Astigmatism

Astigmatism: Symptoms and Causes

Astigmatism results in the blurring of all images, whether they are near or far. This usually occurs when the cornea   Cornea: The clear, curved surface at the front of the eye through which light enters the eye. Along with the sclera, the cornea provides external protection for the eye.   is shaped like a football with a steeper curve in one direction and a flatter curve in the other, rather than round like a basketball. This uneven shape causes light rays entering the eye to focus on more than one point, rather than only on the retina   Retina: The transmitter located at the back of your eye that sends the images to your brain.   as they should.

Astigmatism

When you have astigmatism, images focus in more than one place in the eye, because your eye is shaped unevenly.

Astigmatism is very common, affecting about 1 in 3 people, and is usually present at birth.1 If you are nearsighted or farsighted, there's a good chance that you have a touch of astigmatism, too. A small degree of this refractive error   Refractive error: Vision problem caused by an imperfect optical system, most commonly myopia, hyperopia, and astigmatism.   is considered normal and does not require correction.

In mixed astigmatism,   Mixed astigmatism: A type of astigmatism that results in blurred distance and near vision. Light rays entering the eye are bent at different points, with one point focused in front of the retina and the other point focused behind the retina. Clear vision requires that all focus points be directly on the retina.   the symptoms of nearsightedness and farsightedness occur simultaneously. This combination of vision problems results in the overall inability to see images clearly.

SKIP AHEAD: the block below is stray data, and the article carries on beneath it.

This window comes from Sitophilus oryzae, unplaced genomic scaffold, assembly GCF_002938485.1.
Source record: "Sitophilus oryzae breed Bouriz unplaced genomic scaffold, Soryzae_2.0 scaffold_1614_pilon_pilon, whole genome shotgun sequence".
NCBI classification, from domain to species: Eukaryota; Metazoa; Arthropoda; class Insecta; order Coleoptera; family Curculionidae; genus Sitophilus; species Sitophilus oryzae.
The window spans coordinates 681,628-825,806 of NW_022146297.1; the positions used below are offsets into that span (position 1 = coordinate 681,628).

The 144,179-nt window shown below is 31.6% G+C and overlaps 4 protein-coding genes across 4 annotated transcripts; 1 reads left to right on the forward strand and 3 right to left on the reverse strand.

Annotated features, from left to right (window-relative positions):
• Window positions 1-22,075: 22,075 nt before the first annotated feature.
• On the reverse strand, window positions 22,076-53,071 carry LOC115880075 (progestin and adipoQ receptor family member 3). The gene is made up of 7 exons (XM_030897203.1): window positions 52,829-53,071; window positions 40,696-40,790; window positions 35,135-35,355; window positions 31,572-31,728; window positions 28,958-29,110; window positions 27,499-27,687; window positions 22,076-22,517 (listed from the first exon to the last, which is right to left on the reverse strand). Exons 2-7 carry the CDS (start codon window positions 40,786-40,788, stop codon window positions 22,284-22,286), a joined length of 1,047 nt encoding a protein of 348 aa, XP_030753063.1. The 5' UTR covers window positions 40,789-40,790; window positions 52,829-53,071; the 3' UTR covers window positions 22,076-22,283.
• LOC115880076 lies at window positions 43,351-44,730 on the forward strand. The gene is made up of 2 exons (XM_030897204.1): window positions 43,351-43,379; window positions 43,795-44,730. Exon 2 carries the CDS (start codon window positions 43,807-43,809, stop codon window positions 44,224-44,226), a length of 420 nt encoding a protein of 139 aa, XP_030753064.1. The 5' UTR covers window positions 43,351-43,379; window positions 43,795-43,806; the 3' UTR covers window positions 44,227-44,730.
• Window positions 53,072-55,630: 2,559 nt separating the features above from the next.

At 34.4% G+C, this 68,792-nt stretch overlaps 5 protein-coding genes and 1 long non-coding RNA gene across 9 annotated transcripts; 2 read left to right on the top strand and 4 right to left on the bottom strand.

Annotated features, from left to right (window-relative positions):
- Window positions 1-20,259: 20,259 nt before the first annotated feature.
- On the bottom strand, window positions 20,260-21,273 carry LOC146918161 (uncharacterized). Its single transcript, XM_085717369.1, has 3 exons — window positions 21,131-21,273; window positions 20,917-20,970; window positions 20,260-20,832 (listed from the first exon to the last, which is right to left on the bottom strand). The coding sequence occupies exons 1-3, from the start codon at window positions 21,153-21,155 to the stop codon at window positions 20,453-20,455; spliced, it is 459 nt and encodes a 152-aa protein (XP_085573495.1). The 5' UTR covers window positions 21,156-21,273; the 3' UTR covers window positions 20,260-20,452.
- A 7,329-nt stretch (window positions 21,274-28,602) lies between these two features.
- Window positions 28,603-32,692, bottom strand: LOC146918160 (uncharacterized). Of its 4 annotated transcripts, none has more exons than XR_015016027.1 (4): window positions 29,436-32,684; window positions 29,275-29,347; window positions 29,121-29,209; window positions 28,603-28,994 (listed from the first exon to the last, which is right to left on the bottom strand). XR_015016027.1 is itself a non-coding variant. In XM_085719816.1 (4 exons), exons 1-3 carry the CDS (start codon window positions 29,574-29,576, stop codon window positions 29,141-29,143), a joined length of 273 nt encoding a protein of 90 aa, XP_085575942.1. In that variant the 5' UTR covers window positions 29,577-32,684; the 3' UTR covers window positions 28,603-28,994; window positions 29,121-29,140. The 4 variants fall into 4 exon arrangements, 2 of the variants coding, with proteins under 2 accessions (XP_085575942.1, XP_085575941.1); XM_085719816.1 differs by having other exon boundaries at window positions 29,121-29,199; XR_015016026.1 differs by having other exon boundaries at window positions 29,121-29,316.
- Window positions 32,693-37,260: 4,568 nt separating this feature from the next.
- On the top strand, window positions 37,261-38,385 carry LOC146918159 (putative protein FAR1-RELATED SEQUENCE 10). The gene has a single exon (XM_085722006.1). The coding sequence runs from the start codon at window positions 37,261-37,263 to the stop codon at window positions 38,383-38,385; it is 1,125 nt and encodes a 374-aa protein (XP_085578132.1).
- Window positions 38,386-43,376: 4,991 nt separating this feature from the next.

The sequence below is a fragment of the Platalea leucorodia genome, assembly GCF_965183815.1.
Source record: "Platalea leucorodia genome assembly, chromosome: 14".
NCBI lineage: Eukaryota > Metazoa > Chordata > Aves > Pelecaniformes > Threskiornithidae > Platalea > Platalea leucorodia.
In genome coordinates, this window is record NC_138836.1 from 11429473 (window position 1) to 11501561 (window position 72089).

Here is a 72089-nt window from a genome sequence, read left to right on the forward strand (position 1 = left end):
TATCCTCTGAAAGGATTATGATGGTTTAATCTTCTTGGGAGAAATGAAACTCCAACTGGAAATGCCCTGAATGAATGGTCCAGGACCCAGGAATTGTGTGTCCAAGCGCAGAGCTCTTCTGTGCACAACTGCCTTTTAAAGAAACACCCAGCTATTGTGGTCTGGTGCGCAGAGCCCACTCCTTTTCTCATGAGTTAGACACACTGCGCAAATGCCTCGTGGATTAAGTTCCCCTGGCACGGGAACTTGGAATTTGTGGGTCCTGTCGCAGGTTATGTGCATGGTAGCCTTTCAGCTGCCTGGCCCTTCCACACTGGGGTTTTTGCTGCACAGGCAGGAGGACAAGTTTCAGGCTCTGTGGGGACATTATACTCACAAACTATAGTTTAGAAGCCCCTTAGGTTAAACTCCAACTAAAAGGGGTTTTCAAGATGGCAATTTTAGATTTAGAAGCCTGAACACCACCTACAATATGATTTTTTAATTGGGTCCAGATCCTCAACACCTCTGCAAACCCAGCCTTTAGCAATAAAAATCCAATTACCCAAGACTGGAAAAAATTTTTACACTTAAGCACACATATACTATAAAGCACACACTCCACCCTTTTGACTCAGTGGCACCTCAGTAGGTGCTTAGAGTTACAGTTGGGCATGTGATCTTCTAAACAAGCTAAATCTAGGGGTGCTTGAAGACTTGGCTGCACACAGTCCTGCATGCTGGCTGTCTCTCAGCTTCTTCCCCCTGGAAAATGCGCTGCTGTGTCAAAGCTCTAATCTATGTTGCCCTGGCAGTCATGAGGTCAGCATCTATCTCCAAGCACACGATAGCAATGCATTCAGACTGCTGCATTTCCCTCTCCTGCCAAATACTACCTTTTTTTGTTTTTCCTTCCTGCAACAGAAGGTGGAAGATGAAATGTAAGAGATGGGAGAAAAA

After an eye doctor examines your eyes, he or she will write a prescription that annotates the severity of your condition. Because most people have some astigmatism, the typical prescription notation includes numbers indicating both the degree and direction of the error. See Understanding Your Prescription for more information.

Astigmatism: Treatment Options

The treatment for astigmatism depends on several factors, such as your age, activities, and occupation but is commonly treated with contact lenses or eye glasses.

See Eye Exams for information about how to get a prescription for corrective eyewear and Prevent Vision Problems for tips on strengthening your eyes.

To determine whether contact lenses or eyeglasses are better for you personally, read about glasses vs contact lenses.

LASIK Vision Correction

While eyeglasses and contact lenses certainly help correct certain vision problems, they are more comparable to bandages, meaning they help you to see better but are temporary fixes that don’t actually clear up the root of the problem the way surgical procedures can.

LASIK, the most widely performed and accepted form of laser eye surgery since it completed US clinical trials in 1991, can actually eliminate or reduce your need for eyeglasses or contact lenses by reshaping the cornea. To learn more, read about LASIK eye surgery or more customized options such as OptiLASIK® Laser Vision Correction, which further reduces the need for glasses or contacts and gives the kind of advanced procedure that provides a more ideal, natural eye shape.

Toric Astigmatism Lenses

Sometimes, surgery is necessary in fixing an astigmatic eye. Intraocular lenses (IOL)   Intraocular lens (IOL): An artificial lens made of plastic, silicone, or acrylic, which is designed to be implanted in the eye to improve its focus and correct vision problems related to cataracts.   used in correcting astigmatism during cataract surgery are called toric. One of the advanced technology toric lenses on the market today is made by Alcon and offers a more precise correction in vision. For more information, read more about AcrySof® IQ Toric IOLs here.

Click on LASIK for more information about this type of refractive eye procedure.

Next: Presbyopia

 

References

  1. American Academy of Ophthalmology Web site. Eye Health Statistics at a Glance. http://www.aao.org. Accessed January 12, 2011.